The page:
I apologize for not having posted this recipe earlier – it’s been a busy last week before my vacation starts, so I haven’t had too many opportunities to post. Now that I’m free from work, I can get back to my regular posting schedule.
This is quite possibly the best bread I’ve had (at least that I’ve made myself). It was pretty low maintenance as far as bread goes, although the day long wait for the fermented dough to be ready was a little agonizing. This proved to be the perfect accompaniment to chicken salad, eaten outside on a picnic blanket, of course.
The day before, make the fermented dough. Mix 2 teaspoons active dry yeast with 1/2 cup warm water, and stir until the yeast is dissolved. In another bowl, mix 1 1/2 cups of all-purpose flour with 2 generous pinches of salt. Pour in the dissolved yeast and mix together. Knead until it forms a smooth ball of dough (it will be sticky at first), place in a bowl, and cover with plastic wrap. Leave in a warm place for 1 hour, then refrigerate overnight.
Note: the recipe calls for only 10 oz of fermented dough, and the above recipe makes about 12 oz. Just weigh what you need and throw the rest away (unless you have a use for approximately 2 oz of fermented dough).
1 tsp active dry yeast
4 tbsp warm water
2/3 cup all-purpose flour
a generous pinch of salt
2 tbsp butter, softened
10 oz fermented dough (see above recipe)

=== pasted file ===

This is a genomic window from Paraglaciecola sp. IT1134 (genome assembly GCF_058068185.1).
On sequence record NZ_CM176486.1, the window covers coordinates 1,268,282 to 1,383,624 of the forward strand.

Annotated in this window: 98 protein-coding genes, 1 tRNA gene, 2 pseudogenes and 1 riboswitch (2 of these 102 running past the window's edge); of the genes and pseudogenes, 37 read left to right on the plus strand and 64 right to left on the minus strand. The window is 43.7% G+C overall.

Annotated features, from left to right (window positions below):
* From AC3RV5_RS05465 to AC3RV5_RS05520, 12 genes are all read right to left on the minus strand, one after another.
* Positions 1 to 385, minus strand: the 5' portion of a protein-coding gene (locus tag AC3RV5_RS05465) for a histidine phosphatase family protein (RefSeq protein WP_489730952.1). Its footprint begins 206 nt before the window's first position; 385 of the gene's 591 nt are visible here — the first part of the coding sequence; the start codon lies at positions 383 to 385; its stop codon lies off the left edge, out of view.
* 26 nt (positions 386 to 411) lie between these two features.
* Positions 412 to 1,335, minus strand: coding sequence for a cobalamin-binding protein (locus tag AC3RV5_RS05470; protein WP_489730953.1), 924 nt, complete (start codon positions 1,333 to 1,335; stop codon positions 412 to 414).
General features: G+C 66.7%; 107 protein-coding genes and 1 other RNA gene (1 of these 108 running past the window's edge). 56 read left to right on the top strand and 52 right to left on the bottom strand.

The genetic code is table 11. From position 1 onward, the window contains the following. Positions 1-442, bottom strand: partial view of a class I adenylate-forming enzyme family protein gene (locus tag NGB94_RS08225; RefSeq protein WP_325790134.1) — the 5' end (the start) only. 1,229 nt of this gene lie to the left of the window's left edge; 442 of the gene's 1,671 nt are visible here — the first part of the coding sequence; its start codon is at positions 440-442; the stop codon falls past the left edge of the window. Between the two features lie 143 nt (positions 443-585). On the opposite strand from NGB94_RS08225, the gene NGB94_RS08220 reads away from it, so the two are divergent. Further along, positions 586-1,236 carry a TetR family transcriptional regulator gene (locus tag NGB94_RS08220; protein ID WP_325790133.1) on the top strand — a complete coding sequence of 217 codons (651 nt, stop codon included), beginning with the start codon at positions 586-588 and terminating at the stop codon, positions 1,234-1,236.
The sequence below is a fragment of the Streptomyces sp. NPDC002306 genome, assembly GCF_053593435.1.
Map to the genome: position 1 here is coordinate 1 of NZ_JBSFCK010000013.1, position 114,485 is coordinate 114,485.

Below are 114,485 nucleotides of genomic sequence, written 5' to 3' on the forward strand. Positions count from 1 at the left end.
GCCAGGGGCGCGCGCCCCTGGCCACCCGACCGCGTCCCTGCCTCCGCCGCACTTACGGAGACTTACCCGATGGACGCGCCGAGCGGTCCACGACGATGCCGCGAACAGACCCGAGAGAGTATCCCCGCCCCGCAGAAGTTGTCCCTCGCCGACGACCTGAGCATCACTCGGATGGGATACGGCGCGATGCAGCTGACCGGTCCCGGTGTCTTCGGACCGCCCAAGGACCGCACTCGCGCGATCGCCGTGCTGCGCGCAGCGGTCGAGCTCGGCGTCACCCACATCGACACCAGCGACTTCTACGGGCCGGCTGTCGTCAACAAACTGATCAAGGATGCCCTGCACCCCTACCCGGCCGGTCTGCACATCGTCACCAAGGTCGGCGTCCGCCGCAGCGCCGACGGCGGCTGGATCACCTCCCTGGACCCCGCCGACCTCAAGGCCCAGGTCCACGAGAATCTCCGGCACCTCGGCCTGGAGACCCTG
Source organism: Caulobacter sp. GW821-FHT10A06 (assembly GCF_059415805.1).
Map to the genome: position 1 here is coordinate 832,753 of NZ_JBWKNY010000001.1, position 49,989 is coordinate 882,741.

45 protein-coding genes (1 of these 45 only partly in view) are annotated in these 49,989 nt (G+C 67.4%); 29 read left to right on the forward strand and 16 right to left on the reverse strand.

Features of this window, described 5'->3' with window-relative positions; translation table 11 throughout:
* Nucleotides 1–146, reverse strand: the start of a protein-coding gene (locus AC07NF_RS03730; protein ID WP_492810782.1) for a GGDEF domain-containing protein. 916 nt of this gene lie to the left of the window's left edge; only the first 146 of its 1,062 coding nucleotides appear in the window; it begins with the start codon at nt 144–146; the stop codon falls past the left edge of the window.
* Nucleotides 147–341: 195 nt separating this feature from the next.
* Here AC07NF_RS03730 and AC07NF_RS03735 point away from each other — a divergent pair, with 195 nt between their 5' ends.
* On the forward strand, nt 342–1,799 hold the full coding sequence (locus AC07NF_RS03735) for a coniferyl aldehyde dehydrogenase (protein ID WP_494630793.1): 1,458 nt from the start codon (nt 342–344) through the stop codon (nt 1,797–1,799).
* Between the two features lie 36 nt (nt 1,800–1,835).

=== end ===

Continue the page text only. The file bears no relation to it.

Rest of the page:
Dissolve the yeast in the warm water. Mix the flour and salt together in a large bowl. Add the dissolved yeast, butter, and fermented dough and bring it together to form a ball (make sure all of the ingredients are fully incorporated). Turn the ball out onto a floured surface and knead for 15 minutes or until the dough becomes smooth. Cover with a damp tea towel and leave to rise in a warm place for 30 minutes.
1/3 cup pitted green olives
1/3 cup pitted black olives
1 1/2 tsp finely chopped fresh rosemary
4 tsp olive oil
Chop the olives roughly and mix with the chopped rosemary and olive oil.
Back to the bread:
Roll out the dough on a floured surface to a rectangle that is about 3/8 inch thick and slightly larger than a sheet of computer paper. Spread the olive mixture on top. Roll the dough, starting with the long side, to make a large sausage, then place it join side down on a piece of parchment paper. Using a sharp knife, cut deep slits in the dough to reveal the layers of olives, but don’t cut all the way through (I did one slit down the middle and then one on each side – see the above picture). Cover again with a damp tea towel and leave to rise in a warm place for an hour or until doubled in size.
Preheat the oven to 475°F with a baking sheet in the middle and a roasting pan at the bottom. Once the oven is at temperature, slide the bread onto the hot baking sheet (still keeping it on the paper) and pour a glass of water into the roasting pan. Bake the loaf for 5 minutes, then reduce the temperature to 400°F and bake for another 20-25 minutes, until golden (the insides of the slits may look a little moist – don’t worry, this is from the olive oil in the filling). Transfer to a wire rack and serve. I like to tear chunks off of the loaf rather than slicing it myself – it makes the whole experience feel très parisienne, non? Enjoy!
Recipe adapted from The Little Paris Kitchen.
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